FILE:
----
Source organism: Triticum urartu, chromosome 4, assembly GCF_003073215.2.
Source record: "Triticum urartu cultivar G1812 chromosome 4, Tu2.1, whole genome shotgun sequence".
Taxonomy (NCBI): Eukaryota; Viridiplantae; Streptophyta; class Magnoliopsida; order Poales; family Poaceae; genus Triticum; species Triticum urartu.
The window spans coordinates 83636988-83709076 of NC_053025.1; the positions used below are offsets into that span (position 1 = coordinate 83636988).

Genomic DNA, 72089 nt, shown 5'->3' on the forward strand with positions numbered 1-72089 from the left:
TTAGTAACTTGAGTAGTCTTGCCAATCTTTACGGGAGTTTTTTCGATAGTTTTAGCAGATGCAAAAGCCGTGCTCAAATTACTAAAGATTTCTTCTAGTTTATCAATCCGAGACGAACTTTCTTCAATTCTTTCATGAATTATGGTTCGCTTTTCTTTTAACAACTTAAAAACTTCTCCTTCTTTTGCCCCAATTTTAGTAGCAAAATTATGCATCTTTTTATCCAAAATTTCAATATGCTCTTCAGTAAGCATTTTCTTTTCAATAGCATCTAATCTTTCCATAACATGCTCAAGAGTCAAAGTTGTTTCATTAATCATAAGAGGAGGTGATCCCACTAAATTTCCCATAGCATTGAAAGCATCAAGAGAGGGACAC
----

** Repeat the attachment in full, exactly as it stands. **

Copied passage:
Source organism: Triticum urartu, chromosome 4, assembly GCF_003073215.2.
Source record: "Triticum urartu cultivar G1812 chromosome 4, Tu2.1, whole genome shotgun sequence".
Taxonomy (NCBI): Eukaryota; Viridiplantae; Streptophyta; class Magnoliopsida; order Poales; family Poaceae; genus Triticum; species Triticum urartu.
The window spans coordinates 83636988-83709076 of NC_053025.1; the positions used below are offsets into that span (position 1 = coordinate 83636988).

Genomic DNA, 72089 nt, shown 5'->3' on the forward strand with positions numbered 1-72089 from the left:
TTAGTAACTTGAGTAGTCTTGCCAATCTTTACGGGAGTTTTTTCGATAGTTTTAGCAGATGCAAAAGCCGTGCTCAAATTACTAAAGATTTCTTCTAGTTTATCAATCCGAGACGAACTTTCTTCAATTCTTTCATGAATTATGGTTCGCTTTTCTTTTAACAACTTAAAAACTTCTCCTTCTTTTGCCCCAATTTTAGTAGCAAAATTATGCATCTTTTTATCCAAAATTTCAATATGCTCTTCAGTAAGCATTTTCTTTTCAATAGCATCTAATCTTTCCATAACATGCTCAAGAGTCAAAGTTGTTTCATTAATCATAAGAGGAGGTGATCCCACTAAATTTCCCATAGCATTGAAAGCATCAAGAGAGGGACAC